On April 26th General Huerta accepted mediation and appointed delegates. The mediators, with representatives of General Huerta and of the United States, met at Niagara in Canada on May 20th. The mediators invited General Carranza to participate in the proceedings by appointing and sending delegates, and asked both parties to proclaim an armistice. The Huertista delegates appeared and General Huerta declared an armistice in accordance with the request of the mediators. General Carranza did not send delegates nor did he consent to an armistice. Notwithstanding this fact, the representatives of the three powers, of General Huerta and of the United States met in conference. The incident of the flag seems to have been brushed aside, and larger measures of a kind to restore order were considered. General Huerta agreed to withdraw as President and thus open the way for settlement. General Carranza, however, was unwilling and continues so at the present writing to send delegates or to participate in a conference which would discuss the internal conditions of Mexico, as he regards such questions as matters solely for the people of Mexico to determine. He has been, however, willing to discuss the flag incident and to make adequate reparation, as the constitutional President of Mexico.

It cannot be said, however, that the labors of the mediators have been in vain, for a continuation of hostilities between the United States, on the one hand, and General Huerta and his supporters, on the other, has been prevented, and a protocol, agreed to by the representatives of the United States and of General Huerta, was drawn up and signed by the mediators and the delegates on June 24, 1914. This protocol is as follows:

Article 1.—The provisional government referred to in the protocol No. 3 shall be constituted by agreement of the delegates representing the parties between which the internal struggle in Mexico is taking place.

Article 2.—(a) Upon the constitution of the provisional government in the City of Mexico the Government of the United States of America will recognize it immediately, and thereupon diplomatic relations between the two countries will be restored.

(b) The Government of the United States of America will not in any form whatsoever claim a war indemnity or other international satisfaction.

(c) The provisional government will proclaim an absolute amnesty to all foreigners for any and all close political offenses committed during the period of civil war in Mexico.

(d) The provisional government will negotiate for the constitution of international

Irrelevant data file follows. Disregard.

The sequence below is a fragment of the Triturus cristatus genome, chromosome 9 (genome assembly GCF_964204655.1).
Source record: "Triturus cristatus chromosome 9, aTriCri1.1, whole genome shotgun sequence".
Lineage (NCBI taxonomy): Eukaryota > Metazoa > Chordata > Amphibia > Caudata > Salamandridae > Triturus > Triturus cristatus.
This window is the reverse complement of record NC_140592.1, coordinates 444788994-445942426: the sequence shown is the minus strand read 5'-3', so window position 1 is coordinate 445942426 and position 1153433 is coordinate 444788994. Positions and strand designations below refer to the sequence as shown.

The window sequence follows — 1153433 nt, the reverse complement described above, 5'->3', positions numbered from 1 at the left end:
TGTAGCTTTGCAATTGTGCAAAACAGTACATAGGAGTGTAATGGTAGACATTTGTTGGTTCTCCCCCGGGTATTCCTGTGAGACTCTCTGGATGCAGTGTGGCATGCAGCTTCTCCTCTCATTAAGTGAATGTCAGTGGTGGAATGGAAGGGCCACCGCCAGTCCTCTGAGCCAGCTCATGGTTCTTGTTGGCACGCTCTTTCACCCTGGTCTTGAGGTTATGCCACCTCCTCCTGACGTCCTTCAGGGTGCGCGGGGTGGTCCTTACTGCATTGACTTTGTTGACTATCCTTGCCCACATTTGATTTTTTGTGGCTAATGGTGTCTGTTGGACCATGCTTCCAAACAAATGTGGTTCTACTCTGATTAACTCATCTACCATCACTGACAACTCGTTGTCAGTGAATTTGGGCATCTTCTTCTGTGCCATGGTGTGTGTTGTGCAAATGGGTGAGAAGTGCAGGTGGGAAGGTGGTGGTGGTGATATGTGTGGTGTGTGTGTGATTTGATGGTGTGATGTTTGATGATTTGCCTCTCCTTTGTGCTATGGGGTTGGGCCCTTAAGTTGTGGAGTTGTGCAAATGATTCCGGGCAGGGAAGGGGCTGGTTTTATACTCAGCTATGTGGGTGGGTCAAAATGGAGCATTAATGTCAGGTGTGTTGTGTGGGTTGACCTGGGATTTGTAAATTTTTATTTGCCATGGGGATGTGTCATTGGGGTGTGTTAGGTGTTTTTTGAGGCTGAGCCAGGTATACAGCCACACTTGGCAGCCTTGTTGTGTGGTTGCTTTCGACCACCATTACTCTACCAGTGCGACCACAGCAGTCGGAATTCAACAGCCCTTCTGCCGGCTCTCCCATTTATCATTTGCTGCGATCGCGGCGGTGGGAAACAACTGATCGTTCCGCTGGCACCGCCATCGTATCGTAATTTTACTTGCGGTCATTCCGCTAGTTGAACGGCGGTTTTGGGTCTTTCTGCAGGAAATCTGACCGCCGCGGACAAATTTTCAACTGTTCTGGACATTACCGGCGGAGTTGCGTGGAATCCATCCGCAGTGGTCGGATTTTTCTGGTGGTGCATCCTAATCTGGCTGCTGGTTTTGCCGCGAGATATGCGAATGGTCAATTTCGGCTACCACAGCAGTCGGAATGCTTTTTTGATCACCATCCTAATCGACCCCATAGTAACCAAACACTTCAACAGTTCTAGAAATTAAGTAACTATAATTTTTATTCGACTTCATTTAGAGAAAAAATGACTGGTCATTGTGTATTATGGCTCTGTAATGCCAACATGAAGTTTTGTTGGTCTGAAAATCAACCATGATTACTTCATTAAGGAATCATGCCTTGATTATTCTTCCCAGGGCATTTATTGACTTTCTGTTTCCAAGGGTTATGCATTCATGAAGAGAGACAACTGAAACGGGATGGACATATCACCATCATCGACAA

commissions for the settlement of the claims of foreigners on account of damages sustained during the period of civil war, as a consequence of military acts or the acte of national authorities.

Article 3.—The three mediating governments agree on their part to recognize the provisional government organized as provided by section 1 of this protocol.

As far as the United States and General Huerta's government are concerned, the differences between them appear to be adjusted. The internal questions are relegated to the Mexicans for such decision as they may deem proper to take. The mediators therefore adjourned on June 30th, in order to allow the representatives of the contending Mexican factions to come together and agree upon terms acceptable to them, with the understanding that the mediators will reassemble in order to put the agreements into formal and final shape. Whether the adjournment is temporary or sine die, it is impossible to say at present. In any event there appears to be no immediate prospect of a resumption of hostilities against General Huerta's government, and representatives of Latin America have been called into conference to settle American controversies.

THE ORIGIN AND PURPOSE OF THE PLATT AMENDMENT From time to time the Platt Amendment is referred to as indicating the policy which the United States should adopt toward the Latin American states in and bordering on the Caribbean Sea and to the north of the Panama Canal. In view of this fact, it seems proper to state the origin and nature of the amendment, the purposes for which it was devised, and the interpretation put upon it by the United States and accepted by Cuba, so as to see whether the amendment is capable of a larger usefulness in the field of international relations.

It frequently happens that persons in public life are credited with projects which they did not originate, and naturally so, as the superior must needs accept responsibility for a line of conduct which he carries out, even although it may have been proposed in the first instance by a subordinate. The authorship is merged in the result. This is necessarily so in questions of administration. It should not be so in questions of policy outlined by the head of a department, either as regards the President, whose approval is necessary, or as regards Congress, whose action is required for legislation.

The so-called Platt Amendment is a striking example of this. It was thought out by Mr. Root as Secretary of War. It was contained